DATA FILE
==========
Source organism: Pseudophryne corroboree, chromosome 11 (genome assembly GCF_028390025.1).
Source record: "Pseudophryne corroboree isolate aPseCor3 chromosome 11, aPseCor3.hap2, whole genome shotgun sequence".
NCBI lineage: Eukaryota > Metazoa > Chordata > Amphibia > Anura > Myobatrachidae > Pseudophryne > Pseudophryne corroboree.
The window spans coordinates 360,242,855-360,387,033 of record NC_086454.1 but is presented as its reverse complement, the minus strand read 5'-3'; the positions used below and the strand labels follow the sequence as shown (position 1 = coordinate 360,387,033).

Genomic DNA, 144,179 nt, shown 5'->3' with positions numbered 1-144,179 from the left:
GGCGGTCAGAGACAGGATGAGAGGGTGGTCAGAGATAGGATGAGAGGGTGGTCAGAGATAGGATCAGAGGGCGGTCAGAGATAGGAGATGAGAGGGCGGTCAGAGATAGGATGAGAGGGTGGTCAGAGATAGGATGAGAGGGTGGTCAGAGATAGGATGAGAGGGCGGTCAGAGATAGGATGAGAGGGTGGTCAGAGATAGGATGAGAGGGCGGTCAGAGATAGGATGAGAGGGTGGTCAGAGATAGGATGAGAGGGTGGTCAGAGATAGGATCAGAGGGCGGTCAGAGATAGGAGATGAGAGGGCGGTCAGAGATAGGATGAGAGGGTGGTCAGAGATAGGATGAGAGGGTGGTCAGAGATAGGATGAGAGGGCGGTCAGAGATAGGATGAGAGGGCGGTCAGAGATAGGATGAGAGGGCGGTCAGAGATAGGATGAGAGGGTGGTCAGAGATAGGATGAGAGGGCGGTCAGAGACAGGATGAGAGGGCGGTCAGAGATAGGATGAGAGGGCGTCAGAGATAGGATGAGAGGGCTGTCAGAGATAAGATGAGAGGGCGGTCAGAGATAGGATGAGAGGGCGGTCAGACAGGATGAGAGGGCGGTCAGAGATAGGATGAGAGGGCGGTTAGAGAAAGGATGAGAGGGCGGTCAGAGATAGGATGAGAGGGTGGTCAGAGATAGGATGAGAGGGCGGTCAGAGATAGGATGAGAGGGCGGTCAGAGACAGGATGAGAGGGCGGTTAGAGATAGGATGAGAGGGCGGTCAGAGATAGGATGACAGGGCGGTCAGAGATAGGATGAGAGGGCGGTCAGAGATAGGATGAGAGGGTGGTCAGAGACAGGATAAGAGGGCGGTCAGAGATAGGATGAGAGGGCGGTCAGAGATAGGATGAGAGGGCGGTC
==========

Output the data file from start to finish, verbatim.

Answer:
Source organism: Pseudophryne corroboree, chromosome 11 (genome assembly GCF_028390025.1).
Source record: "Pseudophryne corroboree isolate aPseCor3 chromosome 11, aPseCor3.hap2, whole genome shotgun sequence".
NCBI lineage: Eukaryota > Metazoa > Chordata > Amphibia > Anura > Myobatrachidae > Pseudophryne > Pseudophryne corroboree.
The window spans coordinates 360,242,855-360,387,033 of record NC_086454.1 but is presented as its reverse complement, the minus strand read 5'-3'; the positions used below and the strand labels follow the sequence as shown (position 1 = coordinate 360,387,033).

Genomic DNA, 144,179 nt, shown 5'->3' with positions numbered 1-144,179 from the left:
GGCGGTCAGAGACAGGATGAGAGGGTGGTCAGAGATAGGATGAGAGGGTGGTCAGAGATAGGATCAGAGGGCGGTCAGAGATAGGAGATGAGAGGGCGGTCAGAGATAGGATGAGAGGGTGGTCAGAGATAGGATGAGAGGGTGGTCAGAGATAGGATGAGAGGGCGGTCAGAGATAGGATGAGAGGGTGGTCAGAGATAGGATGAGAGGGCGGTCAGAGATAGGATGAGAGGGTGGTCAGAGATAGGATGAGAGGGTGGTCAGAGATAGGATCAGAGGGCGGTCAGAGATAGGAGATGAGAGGGCGGTCAGAGATAGGATGAGAGGGTGGTCAGAGATAGGATGAGAGGGTGGTCAGAGATAGGATGAGAGGGCGGTCAGAGATAGGATGAGAGGGCGGTCAGAGATAGGATGAGAGGGCGGTCAGAGATAGGATGAGAGGGTGGTCAGAGATAGGATGAGAGGGCGGTCAGAGACAGGATGAGAGGGCGGTCAGAGATAGGATGAGAGGGCGTCAGAGATAGGATGAGAGGGCTGTCAGAGATAAGATGAGAGGGCGGTCAGAGATAGGATGAGAGGGCGGTCAGACAGGATGAGAGGGCGGTCAGAGATAGGATGAGAGGGCGGTTAGAGAAAGGATGAGAGGGCGGTCAGAGATAGGATGAGAGGGTGGTCAGAGATAGGATGAGAGGGCGGTCAGAGATAGGATGAGAGGGCGGTCAGAGACAGGATGAGAGGGCGGTTAGAGATAGGATGAGAGGGCGGTCAGAGATAGGATGACAGGGCGGTCAGAGATAGGATGAGAGGGCGGTCAGAGATAGGATGAGAGGGTGGTCAGAGACAGGATAAGAGGGCGGTCAGAGATAGGATGAGAGGGCGGTCAGAGATAGGATGAGAGGGCGGTC